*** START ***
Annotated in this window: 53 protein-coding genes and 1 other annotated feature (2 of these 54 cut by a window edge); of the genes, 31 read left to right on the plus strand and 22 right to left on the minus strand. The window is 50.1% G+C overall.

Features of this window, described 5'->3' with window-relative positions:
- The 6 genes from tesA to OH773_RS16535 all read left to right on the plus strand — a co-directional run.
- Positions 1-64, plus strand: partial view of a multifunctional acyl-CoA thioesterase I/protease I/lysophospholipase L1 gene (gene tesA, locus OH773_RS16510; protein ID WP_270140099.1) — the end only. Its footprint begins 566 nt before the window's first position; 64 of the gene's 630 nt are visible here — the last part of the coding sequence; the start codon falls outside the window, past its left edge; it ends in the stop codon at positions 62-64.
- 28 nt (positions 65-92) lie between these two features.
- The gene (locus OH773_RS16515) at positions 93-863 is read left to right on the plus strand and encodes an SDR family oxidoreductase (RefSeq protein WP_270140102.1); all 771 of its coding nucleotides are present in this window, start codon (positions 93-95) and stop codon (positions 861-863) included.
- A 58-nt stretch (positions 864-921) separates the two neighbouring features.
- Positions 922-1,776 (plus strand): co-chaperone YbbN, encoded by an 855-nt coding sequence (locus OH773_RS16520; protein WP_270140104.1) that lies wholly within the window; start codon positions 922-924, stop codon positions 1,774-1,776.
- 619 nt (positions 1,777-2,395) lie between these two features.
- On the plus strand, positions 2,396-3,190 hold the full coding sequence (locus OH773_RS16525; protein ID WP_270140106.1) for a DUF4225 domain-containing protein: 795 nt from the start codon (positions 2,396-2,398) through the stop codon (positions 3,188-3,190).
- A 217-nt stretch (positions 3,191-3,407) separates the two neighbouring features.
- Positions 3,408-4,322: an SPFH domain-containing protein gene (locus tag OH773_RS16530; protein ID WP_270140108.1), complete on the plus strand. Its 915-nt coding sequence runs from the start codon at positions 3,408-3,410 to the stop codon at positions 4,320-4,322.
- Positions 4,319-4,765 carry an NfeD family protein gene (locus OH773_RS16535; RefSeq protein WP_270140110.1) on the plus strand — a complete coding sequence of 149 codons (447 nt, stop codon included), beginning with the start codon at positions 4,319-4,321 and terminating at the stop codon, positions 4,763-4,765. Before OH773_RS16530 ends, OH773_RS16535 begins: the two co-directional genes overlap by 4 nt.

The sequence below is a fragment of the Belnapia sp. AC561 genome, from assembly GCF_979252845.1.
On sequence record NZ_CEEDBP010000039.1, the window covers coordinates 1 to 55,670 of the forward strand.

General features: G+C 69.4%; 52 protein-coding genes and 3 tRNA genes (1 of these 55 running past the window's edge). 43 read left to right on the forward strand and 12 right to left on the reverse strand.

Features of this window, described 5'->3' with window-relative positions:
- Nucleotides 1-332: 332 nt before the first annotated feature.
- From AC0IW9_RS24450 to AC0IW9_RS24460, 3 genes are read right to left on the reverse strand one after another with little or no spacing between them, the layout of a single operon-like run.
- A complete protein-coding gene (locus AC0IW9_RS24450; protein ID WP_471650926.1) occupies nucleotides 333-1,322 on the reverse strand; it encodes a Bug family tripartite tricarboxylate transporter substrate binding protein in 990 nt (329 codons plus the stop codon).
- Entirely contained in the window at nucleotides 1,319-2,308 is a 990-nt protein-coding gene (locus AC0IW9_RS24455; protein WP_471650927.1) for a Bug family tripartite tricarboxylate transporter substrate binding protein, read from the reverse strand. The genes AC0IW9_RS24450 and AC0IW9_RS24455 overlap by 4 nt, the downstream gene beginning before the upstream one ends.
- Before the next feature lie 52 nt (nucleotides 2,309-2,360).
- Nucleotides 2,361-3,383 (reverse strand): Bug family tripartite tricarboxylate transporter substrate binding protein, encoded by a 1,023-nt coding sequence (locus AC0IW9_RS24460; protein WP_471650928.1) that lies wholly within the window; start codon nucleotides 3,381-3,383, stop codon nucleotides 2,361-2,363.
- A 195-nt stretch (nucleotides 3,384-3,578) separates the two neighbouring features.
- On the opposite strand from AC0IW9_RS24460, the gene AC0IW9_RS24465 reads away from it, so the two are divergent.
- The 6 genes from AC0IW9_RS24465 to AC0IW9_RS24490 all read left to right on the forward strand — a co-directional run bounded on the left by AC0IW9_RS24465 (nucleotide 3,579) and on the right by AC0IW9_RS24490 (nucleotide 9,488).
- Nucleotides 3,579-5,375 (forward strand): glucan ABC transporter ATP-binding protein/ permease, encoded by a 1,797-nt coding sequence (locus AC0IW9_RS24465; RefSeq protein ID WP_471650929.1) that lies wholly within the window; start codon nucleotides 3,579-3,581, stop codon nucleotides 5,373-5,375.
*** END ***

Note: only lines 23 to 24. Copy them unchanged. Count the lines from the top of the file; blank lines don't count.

- Nucleotides 2,361-3,383 (reverse strand): Bug family tripartite tricarboxylate transporter substrate binding protein, encoded by a 1,023-nt coding sequence (locus AC0IW9_RS24460; protein WP_471650928.1) that lies wholly within the window; start codon nucleotides 3,381-3,383, stop codon nucleotides 2,361-2,363.
- A 195-nt stretch (nucleotides 3,384-3,578) separates the two neighbouring features.